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Media Watch

Several weeks ago, a Vatican-endorsed medal honoring Pope Francis had to be recalled because Jesus was spelled “Lesus.” Just last week, a political placard at a Washington, D.C., press conference spelled filibuster “fillibuster” and against “againts.” In light of these disgraces, it seems the right time to reopen our Media Malfeasance file…

• “They have arrested two suspects, neither of whom are British.” This decades-old problem is only getting worse. To journalists it may concern: The pronoun neither, like either and each, is always singular. Make it “neither of whom is British.”

• “Prop. 32 is an initiative to curb union’s influence.” Ah, apostrophes. Note that one could also say “to curb the influence of unions”—that’s unions, plural. Plural nouns ending in s show possession with the apostrophe after the s, not before. So make it “curb unions’ influence.”

• “Guess who’s coming to dinner?” Looks all right, you say? The problem is the unnecessary question mark. “Guess” is an imperative—a direct order, not the first word in a question.

• “Rebecca Solnit’s book, Unfathomable City, was celebrated last week.” Remove the commas. This is slipshod editing. With the commas, the sentence means that Unfathomable City is the only book Solnit has ever written. In fact, she has written over a dozen.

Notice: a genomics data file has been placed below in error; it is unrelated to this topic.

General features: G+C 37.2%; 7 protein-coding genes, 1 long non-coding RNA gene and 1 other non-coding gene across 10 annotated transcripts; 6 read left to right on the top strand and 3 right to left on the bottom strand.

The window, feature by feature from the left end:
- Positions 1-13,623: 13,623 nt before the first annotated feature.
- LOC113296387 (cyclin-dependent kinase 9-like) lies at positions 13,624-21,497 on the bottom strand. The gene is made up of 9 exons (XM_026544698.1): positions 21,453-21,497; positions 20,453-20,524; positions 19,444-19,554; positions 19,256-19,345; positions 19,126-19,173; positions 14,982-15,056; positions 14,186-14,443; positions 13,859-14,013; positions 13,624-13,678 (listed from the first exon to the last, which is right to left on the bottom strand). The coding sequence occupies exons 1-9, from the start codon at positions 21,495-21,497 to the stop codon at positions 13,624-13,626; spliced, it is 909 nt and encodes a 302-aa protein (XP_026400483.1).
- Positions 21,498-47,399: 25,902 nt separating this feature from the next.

The rule is that commas set off nonessential information. If the author has written only one book, its title is not essential to the sentence: “Rebecca Solnit’s [only] book, Unfathomable City, was celebrated last week.” But since she has written several, we must be told which book directly—no commas. Similarly, The actor, Robert De Niro, was there is incorrect with commas. But The president of the United States, Barack Obama, was there is correct.

As writers’ skills decline, so do readers’ standards. The acerbic avant-garde musician Frank Zappa (1940-1993) once described a rock ’n’ roll magazine as “written by people who can’t write for people who can’t read.” Were he alive today, Zappa might not limit his assessment to rock-music journalism.

 

Pop Quiz

See if you can spot the flaws in these actual quotations from the media.

1. “…shot himself with a riffle.”

2. “Is it fair to compare the two crisis?”

3. “It does so many other things that drives up the cost.”

4. “Everyone has come out looking badly.”

5. “Dow closes at new record high.”

 

Pop Quiz Answers

1. “…shot himself with a rifle.”

2. “Is it fair to compare the two crises?”

3. “It does so many other things that drive up the cost.”

4. “Everyone has come out looking bad.”

5. “Dow closes at record high.” (“new record” is a redundancy)

Posted on Monday, November 25, 2013, at 1:36 pm


17 Comments

17 Responses to “Media Watch”

  1. Jennifer M. says:

    And THIS is why I love your e-newsletters!

  2. Maria F. says:

    My favorite newspaper blunder was by a columnist who used her entire space to compliment the home team. Her closing line was, “So let’s give them a rousing Bronx cheer.”

  3. Harlan J. Blackstone says: